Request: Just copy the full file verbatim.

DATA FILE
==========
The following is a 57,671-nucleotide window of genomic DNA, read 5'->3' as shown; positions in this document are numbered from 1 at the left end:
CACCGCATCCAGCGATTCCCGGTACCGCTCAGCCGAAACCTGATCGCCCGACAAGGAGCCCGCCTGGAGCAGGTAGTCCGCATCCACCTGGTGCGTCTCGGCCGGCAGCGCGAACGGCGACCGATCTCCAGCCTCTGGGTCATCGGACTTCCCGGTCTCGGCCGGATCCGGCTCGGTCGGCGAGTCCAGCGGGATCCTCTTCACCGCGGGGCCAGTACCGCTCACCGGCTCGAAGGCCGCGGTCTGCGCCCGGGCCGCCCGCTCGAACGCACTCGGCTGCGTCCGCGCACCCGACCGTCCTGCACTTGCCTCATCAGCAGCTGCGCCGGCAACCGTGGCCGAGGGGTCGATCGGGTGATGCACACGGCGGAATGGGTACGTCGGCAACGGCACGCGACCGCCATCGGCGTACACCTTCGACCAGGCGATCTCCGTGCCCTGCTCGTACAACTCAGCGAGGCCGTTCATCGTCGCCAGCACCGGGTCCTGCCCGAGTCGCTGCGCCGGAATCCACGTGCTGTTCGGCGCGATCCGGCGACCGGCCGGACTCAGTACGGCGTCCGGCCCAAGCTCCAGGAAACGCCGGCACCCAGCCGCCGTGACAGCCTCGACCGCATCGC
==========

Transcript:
The following is a 57,671-nucleotide window of genomic DNA, read 5'->3' as shown; positions in this document are numbered from 1 at the left end:
CACCGCATCCAGCGATTCCCGGTACCGCTCAGCCGAAACCTGATCGCCCGACAAGGAGCCCGCCTGGAGCAGGTAGTCCGCATCCACCTGGTGCGTCTCGGCCGGCAGCGCGAACGGCGACCGATCTCCAGCCTCTGGGTCATCGGACTTCCCGGTCTCGGCCGGATCCGGCTCGGTCGGCGAGTCCAGCGGGATCCTCTTCACCGCGGGGCCAGTACCGCTCACCGGCTCGAAGGCCGCGGTCTGCGCCCGGGCCGCCCGCTCGAACGCACTCGGCTGCGTCCGCGCACCCGACCGTCCTGCACTTGCCTCATCAGCAGCTGCGCCGGCAACCGTGGCCGAGGGGTCGATCGGGTGATGCACACGGCGGAATGGGTACGTCGGCAACGGCACGCGACCGCCATCGGCGTACACCTTCGACCAGGCGATCTCCGTGCCCTGCTCGTACAACTCAGCGAGGCCGTTCATCGTCGCCAGCACCGGGTCCTGCCCGAGTCGCTGCGCCGGAATCCACGTGCTGTTCGGCGCGATCCGGCGACCGGCCGGACTCAGTACGGCGTCCGGCCCAAGCTCCAGGAAACGCCGGCACCCAGCCGCCGTGACAGCCTCGACCGCATCGC